It's common knowledge that the four bloody, thunderous years of the American Civil War came to a solemn end when Southern Gen. Robert E. Lee surrendered to Union Gen. Ulysses S. Grant at Appomattox—but it's not true. The final land battle of the war wasn't fought until more than a month later, 150 years ago this week, on a barren, wind-swept coastal plain at the southern tip of Texas. And the Confederates won. How the battle of Palmito Ranch came about involves a tale of one officer's ego and another's stubborn refusal to yield. Stationed on Brazos Island, Minnesotan Theodore Barrett, a newly promoted Union brigadier general, "decided he needed some glory, needed something to make him look good," says historian Don Barnhart.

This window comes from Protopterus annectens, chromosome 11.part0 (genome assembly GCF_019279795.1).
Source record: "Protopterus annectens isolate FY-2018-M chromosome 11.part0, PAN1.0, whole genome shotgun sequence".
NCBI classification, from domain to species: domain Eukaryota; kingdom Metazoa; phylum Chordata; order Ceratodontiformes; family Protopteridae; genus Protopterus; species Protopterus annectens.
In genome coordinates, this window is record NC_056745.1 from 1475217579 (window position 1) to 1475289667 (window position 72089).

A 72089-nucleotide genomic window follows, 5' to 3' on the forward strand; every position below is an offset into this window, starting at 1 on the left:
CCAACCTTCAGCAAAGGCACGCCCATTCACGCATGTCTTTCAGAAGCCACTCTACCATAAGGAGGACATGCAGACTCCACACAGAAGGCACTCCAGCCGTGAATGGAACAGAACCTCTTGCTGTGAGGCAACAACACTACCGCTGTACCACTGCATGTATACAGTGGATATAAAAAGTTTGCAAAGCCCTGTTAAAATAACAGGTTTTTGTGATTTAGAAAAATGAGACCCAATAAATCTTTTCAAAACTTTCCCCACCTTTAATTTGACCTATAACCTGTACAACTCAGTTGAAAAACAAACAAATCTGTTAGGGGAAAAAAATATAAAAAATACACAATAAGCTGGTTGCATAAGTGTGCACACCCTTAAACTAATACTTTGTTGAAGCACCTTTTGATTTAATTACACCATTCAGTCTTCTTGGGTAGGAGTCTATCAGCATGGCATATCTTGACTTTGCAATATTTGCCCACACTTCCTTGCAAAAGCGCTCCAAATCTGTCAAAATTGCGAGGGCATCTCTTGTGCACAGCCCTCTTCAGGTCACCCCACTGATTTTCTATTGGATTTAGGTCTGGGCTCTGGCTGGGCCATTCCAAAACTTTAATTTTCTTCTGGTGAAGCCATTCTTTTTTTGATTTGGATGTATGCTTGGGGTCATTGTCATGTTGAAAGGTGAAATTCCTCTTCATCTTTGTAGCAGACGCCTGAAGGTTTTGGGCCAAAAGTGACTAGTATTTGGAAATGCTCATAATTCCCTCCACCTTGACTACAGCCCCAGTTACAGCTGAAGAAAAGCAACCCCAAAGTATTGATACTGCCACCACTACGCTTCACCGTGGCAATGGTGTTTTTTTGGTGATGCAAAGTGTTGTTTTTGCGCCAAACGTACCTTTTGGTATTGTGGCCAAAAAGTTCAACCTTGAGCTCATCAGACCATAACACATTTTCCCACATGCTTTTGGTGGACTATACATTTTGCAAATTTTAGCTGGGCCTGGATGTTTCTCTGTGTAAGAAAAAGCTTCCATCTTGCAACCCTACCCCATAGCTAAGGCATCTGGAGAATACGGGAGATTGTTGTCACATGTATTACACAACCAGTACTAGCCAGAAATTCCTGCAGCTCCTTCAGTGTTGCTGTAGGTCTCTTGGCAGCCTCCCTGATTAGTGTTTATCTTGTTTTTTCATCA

Ignoring an informal truce imposed a couple of months earlier, Barrett launched what he planned as a surprise attack. His men were spotted, then sparred with Rebel soldiers. The next day, Confederate troops led by Confederate Col. John Salmon "Rip" Ford repulsed the Union forces in the main engagement and chased them back some seven miles nearly to Brazos Island before Ford broke off the pursuit. In the battle, involving perhaps 1,000 soldiers, Hispanic men fought for the South and black soldiers for the Union. "Boys, we have done well," Ford told his men, according to his memoirs. "If memory is correct, the federals had about 50 killed and wounded, and 113 prisoners," he wrote. "Our loss a small number wounded." Click for the fully story on the battle of Palmito Ranch.